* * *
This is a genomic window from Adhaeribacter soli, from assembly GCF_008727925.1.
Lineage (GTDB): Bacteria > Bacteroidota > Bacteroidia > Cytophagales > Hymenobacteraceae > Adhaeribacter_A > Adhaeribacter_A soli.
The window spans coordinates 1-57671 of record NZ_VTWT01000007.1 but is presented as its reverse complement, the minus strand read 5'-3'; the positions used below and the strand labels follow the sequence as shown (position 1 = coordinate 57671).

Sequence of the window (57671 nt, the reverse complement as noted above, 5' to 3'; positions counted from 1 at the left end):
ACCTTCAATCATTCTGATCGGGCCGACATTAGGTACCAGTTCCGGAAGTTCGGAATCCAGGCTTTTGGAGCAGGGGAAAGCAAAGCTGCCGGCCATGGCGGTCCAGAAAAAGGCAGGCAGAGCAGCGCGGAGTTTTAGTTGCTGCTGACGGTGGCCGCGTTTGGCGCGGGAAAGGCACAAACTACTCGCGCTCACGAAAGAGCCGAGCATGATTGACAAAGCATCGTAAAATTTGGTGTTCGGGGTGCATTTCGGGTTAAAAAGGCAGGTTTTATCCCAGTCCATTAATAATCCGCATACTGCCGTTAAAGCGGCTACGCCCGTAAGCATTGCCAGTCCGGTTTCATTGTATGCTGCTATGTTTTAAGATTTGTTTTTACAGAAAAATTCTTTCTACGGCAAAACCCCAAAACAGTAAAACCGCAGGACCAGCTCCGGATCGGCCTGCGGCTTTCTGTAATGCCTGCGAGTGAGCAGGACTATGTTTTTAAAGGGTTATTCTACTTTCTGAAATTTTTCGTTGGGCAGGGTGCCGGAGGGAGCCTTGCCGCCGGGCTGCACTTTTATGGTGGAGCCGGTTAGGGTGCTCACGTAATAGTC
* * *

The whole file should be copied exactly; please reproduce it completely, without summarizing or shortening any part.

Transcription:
This is a genomic window from Adhaeribacter soli, from assembly GCF_008727925.1.
Lineage (GTDB): Bacteria > Bacteroidota > Bacteroidia > Cytophagales > Hymenobacteraceae > Adhaeribacter_A > Adhaeribacter_A soli.
The window spans coordinates 1-57671 of record NZ_VTWT01000007.1 but is presented as its reverse complement, the minus strand read 5'-3'; the positions used below and the strand labels follow the sequence as shown (position 1 = coordinate 57671).

Sequence of the window (57671 nt, the reverse complement as noted above, 5' to 3'; positions counted from 1 at the left end):
ACCTTCAATCATTCTGATCGGGCCGACATTAGGTACCAGTTCCGGAAGTTCGGAATCCAGGCTTTTGGAGCAGGGGAAAGCAAAGCTGCCGGCCATGGCGGTCCAGAAAAAGGCAGGCAGAGCAGCGCGGAGTTTTAGTTGCTGCTGACGGTGGCCGCGTTTGGCGCGGGAAAGGCACAAACTACTCGCGCTCACGAAAGAGCCGAGCATGATTGACAAAGCATCGTAAAATTTGGTGTTCGGGGTGCATTTCGGGTTAAAAAGGCAGGTTTTATCCCAGTCCATTAATAATCCGCATACTGCCGTTAAAGCGGCTACGCCCGTAAGCATTGCCAGTCCGGTTTCATTGTATGCTGCTATGTTTTAAGATTTGTTTTTACAGAAAAATTCTTTCTACGGCAAAACCCCAAAACAGTAAAACCGCAGGACCAGCTCCGGATCGGCCTGCGGCTTTCTGTAATGCCTGCGAGTGAGCAGGACTATGTTTTTAAAGGGTTATTCTACTTTCTGAAATTTTTCGTTGGGCAGGGTGCCGGAGGGAGCCTTGCCGCCGGGCTGCACTTTTATGGTGGAGCCGGTTAGGGTGCTCACGTAATAGTC